As early as 1891 Schiller had independently reached a doctrine very similar to William James’ Will to Believe. As early as 1892 Schiller had independently developed his own pragmatist theory of truth. However, Schiller's concern with meaning was one he entirely imports from the pragmatisms of James and Peirce. Later in life Schiller musters all of these elements of his pragmatism to make a concerted attack on formal logic. Concerned with bringing down the timeless, perfect worlds of abstract metaphysics early in life, the central target of Schiller’s developed pragmatism is the abstract rules of formal logic. Statements, Schiller contends, cannot possess meaning or truth abstracted away from their actual use. Therefore examining their formal features instead of their function in an actual situation is to make the same mistake the abstract metaphysician makes. Symbols are meaningless scratches on paper unless they are given a life in a situation, and meant by someone to accomplish some task. They are tools for dealing with concrete situations, and not the proper subjects of study themselves.

Both Schiller’s theory of truth and meaning (i.e. Schiller’s pragmatism) derive their justification from an examination of thought from what he calls his humanist viewpoint (his new name for concrete metaphysics). He informs us that to answer “what precisely is meant by having a meaning” will require us to “raise the prior question of why we think at all.”. A question Schiller of course looks to evolution to provide.

For more information, see Wikipedia entry at: .

Schreiner, Olive

(from Wikipedia entry)

Olive Schreiner (24 March 1855 - 11 December 1920) was a South African author, anti-war campaigner and intellectual. She is best remembered today for her novel The Story of an African Farm which has been highly acclaimed ever since its first publication in 1883 for the bold manner in which it dealt with some of the burning issues of the day, including agnosticism, existential independence, individualism and the professional aspirations of women; as well as its portrayal of the elemental nature of life on the colonial frontier. In more recent studies she has also been foregrounded as an apologist for those sidelined by the forces of British Imperialism, such as the Afrikaners, and later other South African groups like Blacks, Jews and Indians - to name but a few. Although she showed interest in socialism, pacifism, vegetarianism and feminism amongst other things, her true views escape restrictive categorisations. Her published works and other surviving writings promote implicit values like moderation, friendship and understanding amongst all peoples, avoiding the pitfalls of political radicalism which she consciously eschewed. Although she may be called a lifelong freethinker in terms of her Victorian background - as opposed to mainstream Christianity - she always remained true to the spirit of the Christian Bible and developed a secular version of the worldview of her missionary parents, with mystical elements.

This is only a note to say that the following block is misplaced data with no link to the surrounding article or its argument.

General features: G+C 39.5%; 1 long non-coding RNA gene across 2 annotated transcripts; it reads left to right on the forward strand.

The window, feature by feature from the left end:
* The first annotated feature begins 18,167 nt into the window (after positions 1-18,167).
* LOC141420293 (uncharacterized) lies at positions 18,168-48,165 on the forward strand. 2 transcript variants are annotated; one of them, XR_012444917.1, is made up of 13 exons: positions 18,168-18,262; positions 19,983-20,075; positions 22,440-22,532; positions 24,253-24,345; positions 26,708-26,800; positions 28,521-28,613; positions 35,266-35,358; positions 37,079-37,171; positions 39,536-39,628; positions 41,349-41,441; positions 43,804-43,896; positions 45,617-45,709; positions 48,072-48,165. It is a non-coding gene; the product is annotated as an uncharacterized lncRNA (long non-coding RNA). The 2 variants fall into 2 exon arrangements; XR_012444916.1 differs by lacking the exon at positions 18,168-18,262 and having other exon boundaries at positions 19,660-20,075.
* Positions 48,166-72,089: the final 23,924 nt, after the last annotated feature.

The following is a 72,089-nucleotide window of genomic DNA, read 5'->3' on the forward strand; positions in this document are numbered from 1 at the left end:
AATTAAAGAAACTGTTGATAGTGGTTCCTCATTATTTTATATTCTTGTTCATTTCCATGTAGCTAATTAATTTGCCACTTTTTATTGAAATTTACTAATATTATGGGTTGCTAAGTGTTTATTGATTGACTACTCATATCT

Karel Schoeman, the South African historian and leading authority on Schreiner's life, has written in one of his books about her that she was an outstanding figure in a South African context, although perhaps not quite the same abroad. In the Preface to the same work, Schoeman acknowledges that although The Story of an African Farm is by no means perfect, it is still unique and gripping even to the modern reader. He also outlines the basic pattern of her life which serves as a useful guide to this article, and the pursuit of further interest in the subject:

"From a chronological viewpoint, Olive Schreiner's life shows an interesting pattern. After she spent the first twenty-five thereof in South Africa ... she was in England for more than seven years, and also lived during this time in Europe. After this she lived in South Africa for twenty-four years, the time of her friendship with Rhodes, the Anglo-Boer war and her growing involvement in issues like racism and the lot of women, after which another exile followed in England for seven years; it was only shortly before her death in 1920 that she returned to South Africa" (Olive Schreiner: A Life in South Africa 1855-1881, Human & Rousseau, Cape Town, 1989). Olive Emilie Albertina Schreiner (1855-1920) was the ninth of twelve children born to a missionary couple at the Wesleyan Missionary Society station at Wittebergen in the Eastern Cape, near Herschel in South Africa. Her parents, Gottlob Schreiner and Rebecca Lyndall, married in England in 1837. She was named after her three older brothers, Oliver (1848-1854), Albert (1843-1843) and Emile (1852-1852), who died before she was born. Her childhood was a harsh one as her father was loving and gentle, though impractical; but her mother Rebecca was intent on teaching her children the same restraint and self-discipline that had been a part of her upbringing. Olive received virtually all her initial education from her mother, who was well-read and gifted.[clarification needed] Her eldest brother Frederic Samuel (1841-1901) obtained a BA at London University and founded New College in Eastbourne in 1873/4. He remained as headmaster until late 1897 but continued to run the junior school until 1901. He died in 1901 at the Grand Hotel in Eastbourne and was interred in the town.